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April 7, 2004

Security spec for web services finalized

A key security element of IBM Corp and Microsoft Corp's web services roadmap has received official standards blessing, paving the way for widespread industry adoption.

By CBR Staff Writer

Key documents in the WS-Security 1.0 core specification have been ratified along with two important token profiles, for usernames and X.509, by the Organization for the Advancement of Structured Information Standards (OASIS).

Companies developing WS-Security through an OASIS technical committee included BEA Systems, Hewlett Packard, IBM, Microsoft, Oracle, SAP and Verisign. Vendors are now expected to implement WS-Security into their products, providing a common level of interoperability.

WS-Security is fundamental to the WS- specification roadmap that was co-authored by IBM and Microsoft. WS-Security serves as foundation specification for other elements in the companies’ roadmap including WS-Secure Conversation, WS-Trust and WS-Security Policy that manage the transaction secured by WS-Security.

WS-Security is also important in helping end-users come a step closer to realizing the full potential of web services, by providing a secure mechanism to take web services transactions beyond the firewall for secure day-to-day transactions with partners. Security has been lacking in web services to-date, hence projects have remained internal. WS-Security provides security infrastructure for applications such ordering, invoicing and payment.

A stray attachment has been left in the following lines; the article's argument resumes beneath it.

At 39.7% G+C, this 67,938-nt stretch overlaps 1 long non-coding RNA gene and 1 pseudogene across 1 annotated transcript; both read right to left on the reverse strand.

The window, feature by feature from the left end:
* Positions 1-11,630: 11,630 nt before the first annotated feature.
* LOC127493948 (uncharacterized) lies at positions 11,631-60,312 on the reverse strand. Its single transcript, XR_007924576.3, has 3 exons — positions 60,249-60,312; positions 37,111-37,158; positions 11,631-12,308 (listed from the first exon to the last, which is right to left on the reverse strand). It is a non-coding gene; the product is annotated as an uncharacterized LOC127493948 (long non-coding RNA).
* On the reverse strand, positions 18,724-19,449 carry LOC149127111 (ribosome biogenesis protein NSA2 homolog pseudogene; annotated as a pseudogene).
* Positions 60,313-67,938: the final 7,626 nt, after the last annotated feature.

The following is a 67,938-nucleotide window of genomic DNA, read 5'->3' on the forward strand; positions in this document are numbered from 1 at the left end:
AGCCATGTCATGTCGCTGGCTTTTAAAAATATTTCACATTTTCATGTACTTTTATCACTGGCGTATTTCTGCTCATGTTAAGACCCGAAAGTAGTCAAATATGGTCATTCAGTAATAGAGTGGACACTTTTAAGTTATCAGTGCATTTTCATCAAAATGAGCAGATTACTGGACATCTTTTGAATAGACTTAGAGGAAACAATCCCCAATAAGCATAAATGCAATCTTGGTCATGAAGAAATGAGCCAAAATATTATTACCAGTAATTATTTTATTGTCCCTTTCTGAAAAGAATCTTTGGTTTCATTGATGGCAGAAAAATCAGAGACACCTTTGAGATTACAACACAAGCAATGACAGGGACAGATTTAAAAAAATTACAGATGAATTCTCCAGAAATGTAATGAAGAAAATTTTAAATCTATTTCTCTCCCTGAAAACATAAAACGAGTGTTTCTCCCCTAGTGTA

VeriSign principle scientist Phillip Hallam-Baker, who worked helped work on WS-Security, said. People have the ability to start taking their existing applications beyond the firewall and moving to the next stage of web services, using them in extranets for business with close partners.

WS-Security provides confidentially and integrity for web services transactions through the federated use of encryption and digital signatures. WS-Security differs from traditional approaches to encrypting and signing messages, because it accepts a message may be routed between multiple trading partners instead of communication being limited to point-to-point transaction between just two parties.

The standard is also capable of securely going through a corporate firewall, without the firewall needing to guess whether the encrypted content is secure or trustworthy, and making a random decision on whether the block or accept the message.

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OASIS WS-Security technical committee will now ratify XRML and Kerberos profiles for use with the core standard. No date has been given for completion.

This article is based on material originally published by ComputerWire

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